The Winter Olympic Games of 1948 (officially the 5th Winter Olympic Games) were held in St. Moritz, Switzerland. The Second World War put a stop to the Olympic activities for twelve years. The best winter athletes assembled again in 1948 and the 5th Winter Olympic Games were hosted by St. Moritz for the second time.
Time and Place: St. Moritz (Switzerland), 30 January – 28 February 1948
Other candidates: Lake Placid (USA)
Participation: 28 countries, 669 athletes
Number of sports: 7 sports, 22 events
Number of Slovenian athletes: 17
Games opened by: Enrico Celio
Olympic oath: Riccardo Torriani (hockey player)
Trivia from the St. Moritz 1948 Winter Olympic Games
After the 1936 Games in Germany, the Winter Olympics were scheduled to visit the land of the rising sun for the first time, but Sapporro had to cancel the 1940 Games due to the China-Japan war. For a while it seemed Garmisch would host the Games again, but that did not happen due to the Second World War. In 1946, the International Olympic Committee revived the Olympic ideas, entrusting the 1948 Summer Games to London and the Winter Games to St. Moritz. Both venues hosted the Olympics for the second time.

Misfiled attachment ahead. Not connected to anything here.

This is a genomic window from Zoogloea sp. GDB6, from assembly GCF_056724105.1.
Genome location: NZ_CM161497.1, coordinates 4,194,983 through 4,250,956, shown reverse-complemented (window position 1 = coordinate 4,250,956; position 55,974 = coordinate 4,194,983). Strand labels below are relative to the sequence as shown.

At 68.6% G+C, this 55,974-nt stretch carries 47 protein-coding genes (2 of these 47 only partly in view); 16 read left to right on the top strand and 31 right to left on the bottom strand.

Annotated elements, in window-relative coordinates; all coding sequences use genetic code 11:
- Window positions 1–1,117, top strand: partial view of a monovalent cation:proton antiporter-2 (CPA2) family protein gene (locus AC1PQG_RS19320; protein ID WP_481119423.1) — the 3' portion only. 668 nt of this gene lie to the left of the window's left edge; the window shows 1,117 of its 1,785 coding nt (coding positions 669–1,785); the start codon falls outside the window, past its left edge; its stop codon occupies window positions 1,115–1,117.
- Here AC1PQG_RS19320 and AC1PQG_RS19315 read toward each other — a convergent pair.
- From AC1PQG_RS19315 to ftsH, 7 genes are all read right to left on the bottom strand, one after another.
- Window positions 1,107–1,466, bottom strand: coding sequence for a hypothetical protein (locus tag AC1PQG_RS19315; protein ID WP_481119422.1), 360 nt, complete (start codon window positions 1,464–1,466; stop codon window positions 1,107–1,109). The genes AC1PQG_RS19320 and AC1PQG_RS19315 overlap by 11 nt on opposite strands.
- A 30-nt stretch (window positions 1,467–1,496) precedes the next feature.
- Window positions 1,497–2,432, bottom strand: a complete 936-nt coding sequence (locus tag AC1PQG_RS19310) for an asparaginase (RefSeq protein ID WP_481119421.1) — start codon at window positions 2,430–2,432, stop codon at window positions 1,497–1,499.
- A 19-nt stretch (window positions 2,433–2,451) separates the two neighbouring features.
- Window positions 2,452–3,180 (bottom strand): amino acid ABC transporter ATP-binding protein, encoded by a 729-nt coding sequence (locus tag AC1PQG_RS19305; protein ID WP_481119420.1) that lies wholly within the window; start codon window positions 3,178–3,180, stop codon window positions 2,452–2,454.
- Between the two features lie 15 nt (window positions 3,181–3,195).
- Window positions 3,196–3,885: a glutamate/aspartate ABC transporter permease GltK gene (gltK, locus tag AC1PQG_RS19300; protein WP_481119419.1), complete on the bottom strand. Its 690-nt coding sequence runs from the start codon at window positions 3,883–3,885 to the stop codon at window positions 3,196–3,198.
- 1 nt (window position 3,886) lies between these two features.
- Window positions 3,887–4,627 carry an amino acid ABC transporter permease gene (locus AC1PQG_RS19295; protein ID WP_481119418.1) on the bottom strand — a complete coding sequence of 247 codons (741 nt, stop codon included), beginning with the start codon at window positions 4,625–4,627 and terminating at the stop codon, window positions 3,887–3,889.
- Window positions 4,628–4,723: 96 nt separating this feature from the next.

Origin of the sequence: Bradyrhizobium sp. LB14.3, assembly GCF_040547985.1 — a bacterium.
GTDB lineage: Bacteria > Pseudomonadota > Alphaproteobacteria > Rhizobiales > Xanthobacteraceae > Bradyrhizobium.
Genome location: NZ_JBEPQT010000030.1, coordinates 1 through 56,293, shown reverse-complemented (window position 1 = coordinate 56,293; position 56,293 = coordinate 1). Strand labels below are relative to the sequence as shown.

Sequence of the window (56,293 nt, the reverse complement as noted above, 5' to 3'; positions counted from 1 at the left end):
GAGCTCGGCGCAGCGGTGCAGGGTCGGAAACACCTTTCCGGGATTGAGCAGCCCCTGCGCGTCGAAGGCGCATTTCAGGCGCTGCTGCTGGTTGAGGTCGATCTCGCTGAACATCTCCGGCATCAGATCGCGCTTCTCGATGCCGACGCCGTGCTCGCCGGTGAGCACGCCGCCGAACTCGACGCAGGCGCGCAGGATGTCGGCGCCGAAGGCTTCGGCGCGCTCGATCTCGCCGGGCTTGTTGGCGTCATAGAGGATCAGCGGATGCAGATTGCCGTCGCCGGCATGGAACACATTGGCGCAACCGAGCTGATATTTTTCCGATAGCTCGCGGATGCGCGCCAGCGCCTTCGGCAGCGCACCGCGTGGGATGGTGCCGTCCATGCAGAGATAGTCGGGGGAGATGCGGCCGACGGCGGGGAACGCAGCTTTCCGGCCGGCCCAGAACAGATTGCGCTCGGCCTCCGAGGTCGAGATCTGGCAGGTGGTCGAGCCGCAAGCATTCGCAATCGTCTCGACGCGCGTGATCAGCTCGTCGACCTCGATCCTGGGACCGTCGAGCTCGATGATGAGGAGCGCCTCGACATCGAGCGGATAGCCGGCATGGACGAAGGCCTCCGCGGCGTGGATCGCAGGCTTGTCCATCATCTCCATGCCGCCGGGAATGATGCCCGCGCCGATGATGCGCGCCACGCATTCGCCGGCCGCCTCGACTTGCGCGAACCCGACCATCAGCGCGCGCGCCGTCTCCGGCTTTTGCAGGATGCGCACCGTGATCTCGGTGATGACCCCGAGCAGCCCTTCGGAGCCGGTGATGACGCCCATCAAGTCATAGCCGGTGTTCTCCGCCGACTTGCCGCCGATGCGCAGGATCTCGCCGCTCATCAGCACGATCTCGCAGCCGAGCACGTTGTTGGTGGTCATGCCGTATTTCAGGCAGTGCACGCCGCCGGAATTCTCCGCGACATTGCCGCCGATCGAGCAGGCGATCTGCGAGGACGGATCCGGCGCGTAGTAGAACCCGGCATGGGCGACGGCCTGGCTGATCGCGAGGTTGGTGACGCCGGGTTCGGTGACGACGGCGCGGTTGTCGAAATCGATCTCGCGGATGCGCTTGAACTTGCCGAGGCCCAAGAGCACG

St. Moritz hosted the games before in 1928, so they merely modernized the facilities and prepared the setting for interesting Games. There were 28 participating countries without German and Japanese presence. As many as 13 countries won medals with the Scandinavians again firmly in the lead. The hosts did good as well, picking up 10 medals.
Alpine skiing events finally took their rightful place in the Olympic program. After a somewhat truncated program with a decimated group of participants in 1936, the sport of alpine skiing got a more complete program. Skiers competed in slalom, downhill and combined competition. The premier alpine hero of his time became Henri Orellier, winning three medals. The French skier was also the most successful participant of the Games. Other successful athletes included Swedish cross country skier Martin Lundström, Austrian alpine skier Trude Beiser, Canadian ice skater Barbara Scott and her compatriots in the hockey team who reclaimed their place on the throne.